Obligatory Debts and Bankruptcy
There are all different kinds of debts and all of them are affected differently when you file for bankruptcy. A dischargeable or non-obligatory debt can be eliminated in bankruptcy, which means you’ll no longer be legally responsible for paying it and the creditor will be barred from attempting to collect on it.
A non-dischargeable or obligatory debt, on the other hand, is one that is not eliminated in bankruptcy. If you have an obligatory debt it will not be directly affected by bankruptcy. Bankruptcy could free up money to help you pay the obligatory debt, but you should not expect it to be reduced or eliminated when you file. And if the bulk of your debt load is obligatory, bankruptcy might do very little to help ease your financial burden.
It’s possible for a person filing for Chapter 7 bankruptcy – the type designed to offer debt forgiveness and create for the filer a blank financial slate – to walk away from the experience with just as much debt as they had when they entered bankruptcy if the majority of their debts were obligatory.
What Types of Debts are Obligatory?
Many people assume the bulk of their debts would be dischargeable if they filed for bankruptcy, but the truth is there are quite a few different types of debts that are obligatory. Some of the most ordinary debts held by most people are not eliminated by bankruptcy. These include:
- Student loans
- Tax debt at the federal, state, and local levels
- Child or spousal support
- Any debt tied to a court order
- Fraudulent debt
For a list of debts that are typically dischargeable, check out this information provided by the US bankruptcy court.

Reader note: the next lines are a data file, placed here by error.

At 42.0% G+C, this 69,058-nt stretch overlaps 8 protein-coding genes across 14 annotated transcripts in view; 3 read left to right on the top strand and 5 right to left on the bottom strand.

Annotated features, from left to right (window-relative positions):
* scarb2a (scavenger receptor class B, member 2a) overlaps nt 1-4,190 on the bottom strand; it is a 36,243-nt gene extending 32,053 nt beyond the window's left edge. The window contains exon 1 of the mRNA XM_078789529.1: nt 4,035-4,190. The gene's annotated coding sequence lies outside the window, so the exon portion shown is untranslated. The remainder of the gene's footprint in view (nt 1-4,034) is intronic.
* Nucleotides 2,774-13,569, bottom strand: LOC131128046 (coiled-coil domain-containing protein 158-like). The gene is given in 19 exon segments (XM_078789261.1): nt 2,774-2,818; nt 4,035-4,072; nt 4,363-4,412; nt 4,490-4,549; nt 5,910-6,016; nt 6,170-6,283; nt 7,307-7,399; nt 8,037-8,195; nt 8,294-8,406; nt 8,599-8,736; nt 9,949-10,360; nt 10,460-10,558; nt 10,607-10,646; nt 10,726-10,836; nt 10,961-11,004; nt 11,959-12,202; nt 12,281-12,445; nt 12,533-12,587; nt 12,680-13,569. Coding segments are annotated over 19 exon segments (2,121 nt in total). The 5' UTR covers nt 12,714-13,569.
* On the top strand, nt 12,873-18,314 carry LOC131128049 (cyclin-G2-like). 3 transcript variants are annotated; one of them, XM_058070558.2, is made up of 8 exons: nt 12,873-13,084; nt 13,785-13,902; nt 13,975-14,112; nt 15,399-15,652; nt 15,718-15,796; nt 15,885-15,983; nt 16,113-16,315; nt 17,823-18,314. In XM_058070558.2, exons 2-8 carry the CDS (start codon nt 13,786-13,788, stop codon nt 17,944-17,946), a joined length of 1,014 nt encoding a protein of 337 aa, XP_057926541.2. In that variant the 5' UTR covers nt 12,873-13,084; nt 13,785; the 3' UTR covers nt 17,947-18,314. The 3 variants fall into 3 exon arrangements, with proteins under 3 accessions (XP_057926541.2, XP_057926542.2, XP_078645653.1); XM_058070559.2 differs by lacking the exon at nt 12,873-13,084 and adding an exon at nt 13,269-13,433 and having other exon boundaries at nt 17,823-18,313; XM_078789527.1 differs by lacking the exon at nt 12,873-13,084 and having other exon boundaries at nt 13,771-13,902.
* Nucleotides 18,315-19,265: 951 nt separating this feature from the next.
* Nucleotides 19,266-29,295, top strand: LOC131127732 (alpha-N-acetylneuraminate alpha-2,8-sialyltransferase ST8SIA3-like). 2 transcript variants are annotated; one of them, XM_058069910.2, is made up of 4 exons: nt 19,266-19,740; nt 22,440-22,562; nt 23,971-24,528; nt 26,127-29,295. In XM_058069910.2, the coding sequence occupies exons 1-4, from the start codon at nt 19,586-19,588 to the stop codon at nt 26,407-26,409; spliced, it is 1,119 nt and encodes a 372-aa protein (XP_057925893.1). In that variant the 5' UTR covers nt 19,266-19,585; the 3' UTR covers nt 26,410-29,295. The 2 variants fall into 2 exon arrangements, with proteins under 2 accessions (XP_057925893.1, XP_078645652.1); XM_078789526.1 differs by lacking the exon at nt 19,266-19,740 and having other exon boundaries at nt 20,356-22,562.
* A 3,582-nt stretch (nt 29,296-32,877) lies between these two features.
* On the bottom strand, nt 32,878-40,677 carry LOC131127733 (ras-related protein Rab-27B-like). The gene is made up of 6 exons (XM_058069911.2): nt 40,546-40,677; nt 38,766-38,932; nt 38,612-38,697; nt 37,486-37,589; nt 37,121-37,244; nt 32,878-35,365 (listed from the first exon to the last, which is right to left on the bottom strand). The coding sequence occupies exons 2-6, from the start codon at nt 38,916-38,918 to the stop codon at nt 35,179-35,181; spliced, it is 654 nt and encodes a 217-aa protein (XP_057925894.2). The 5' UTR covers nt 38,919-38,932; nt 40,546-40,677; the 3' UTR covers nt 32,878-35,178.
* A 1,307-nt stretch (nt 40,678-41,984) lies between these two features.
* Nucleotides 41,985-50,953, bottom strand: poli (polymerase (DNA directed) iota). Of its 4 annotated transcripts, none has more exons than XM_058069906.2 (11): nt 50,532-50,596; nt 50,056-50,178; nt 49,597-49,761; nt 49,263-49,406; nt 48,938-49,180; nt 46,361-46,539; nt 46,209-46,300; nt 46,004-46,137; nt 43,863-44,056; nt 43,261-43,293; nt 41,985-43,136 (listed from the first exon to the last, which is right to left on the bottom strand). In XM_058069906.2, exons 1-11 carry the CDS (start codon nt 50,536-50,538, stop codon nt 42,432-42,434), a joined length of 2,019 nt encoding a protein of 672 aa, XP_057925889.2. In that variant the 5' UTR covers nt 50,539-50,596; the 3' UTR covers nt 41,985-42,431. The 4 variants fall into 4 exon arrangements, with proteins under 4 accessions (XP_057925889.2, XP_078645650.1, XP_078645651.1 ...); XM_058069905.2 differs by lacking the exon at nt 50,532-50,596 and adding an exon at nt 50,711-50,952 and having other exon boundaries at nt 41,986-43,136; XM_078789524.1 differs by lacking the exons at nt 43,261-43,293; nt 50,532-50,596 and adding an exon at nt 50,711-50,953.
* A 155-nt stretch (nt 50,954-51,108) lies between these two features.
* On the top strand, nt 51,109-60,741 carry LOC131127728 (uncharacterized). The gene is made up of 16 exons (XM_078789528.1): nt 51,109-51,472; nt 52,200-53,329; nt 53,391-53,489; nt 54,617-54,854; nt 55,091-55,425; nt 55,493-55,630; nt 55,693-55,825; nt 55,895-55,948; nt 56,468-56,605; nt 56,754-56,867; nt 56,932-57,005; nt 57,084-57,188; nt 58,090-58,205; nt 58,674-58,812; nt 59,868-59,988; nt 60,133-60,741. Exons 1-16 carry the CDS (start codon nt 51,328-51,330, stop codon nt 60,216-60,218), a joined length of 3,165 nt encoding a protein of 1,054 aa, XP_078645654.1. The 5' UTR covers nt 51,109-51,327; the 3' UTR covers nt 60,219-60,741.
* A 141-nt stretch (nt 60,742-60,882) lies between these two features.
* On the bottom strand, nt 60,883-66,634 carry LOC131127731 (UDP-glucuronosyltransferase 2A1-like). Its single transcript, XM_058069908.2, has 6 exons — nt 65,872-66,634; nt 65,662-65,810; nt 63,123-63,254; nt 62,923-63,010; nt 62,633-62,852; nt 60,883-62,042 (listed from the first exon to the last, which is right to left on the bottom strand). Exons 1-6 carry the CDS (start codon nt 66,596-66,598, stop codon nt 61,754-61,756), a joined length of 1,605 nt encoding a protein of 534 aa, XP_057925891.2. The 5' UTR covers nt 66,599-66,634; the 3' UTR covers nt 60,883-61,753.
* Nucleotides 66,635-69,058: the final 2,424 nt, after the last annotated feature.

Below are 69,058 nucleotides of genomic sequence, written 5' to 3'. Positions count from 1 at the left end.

What Can You Do If You’re Struggling with Obligatory Debt?
So what can you do if the bulk of your debt load is obligatory and bankruptcy won’t offer the relief you were hoping to receive?
Start by evaluating your specific debts. Even though the list of debts above are obligatory, each one is still different and should be handled differently if you are struggling financially.
For instance, student loan debt might be negotiable with the lender. There might be programs for which you are eligible that can help alleviate some of the burden of student loans. Sometimes the job you take affects your student loan and if you currently have no job at all, you might be able to defer payments that are due until a later date.
If you’re facing a tax debt, it might be possible to negotiate a more affordable settlement with the IRS. Sometimes a payment plan might be an option so you’ll be able to spread out the amount you owe over time without penalties instead of paying it in one lump sum.
Negotiating payment plans and other arrangements can be challenging. Remember, even if a debt collector is willing to work with you, they still have only one primary goal: to get the money they are owed. It can help to have a financial professional negotiate on your behalf to ensure that any arrangement you enter into is really in your best interest.
A final option you might have if you are dealing with obligatory debts is to file for Chapter 13 instead of Chapter 7. Chapter 13 does not offer automatic debt forgiveness and instead puts you on a court-overseen payment plan that lasts for several years. At the end of that time, some of your debts might be forgiven, but even if an obligatory debt is not forgiven you might be able to include it in the payment plan, making it easier to afford everything you owe.
If you have questions about obligatory debts or you’re trying to find a solution for dealing with financial challenges, we can help. Contact the Law Office of Robert M. Geller at (813) 254-5696 to schedule a free bankruptcy lawyer consultation.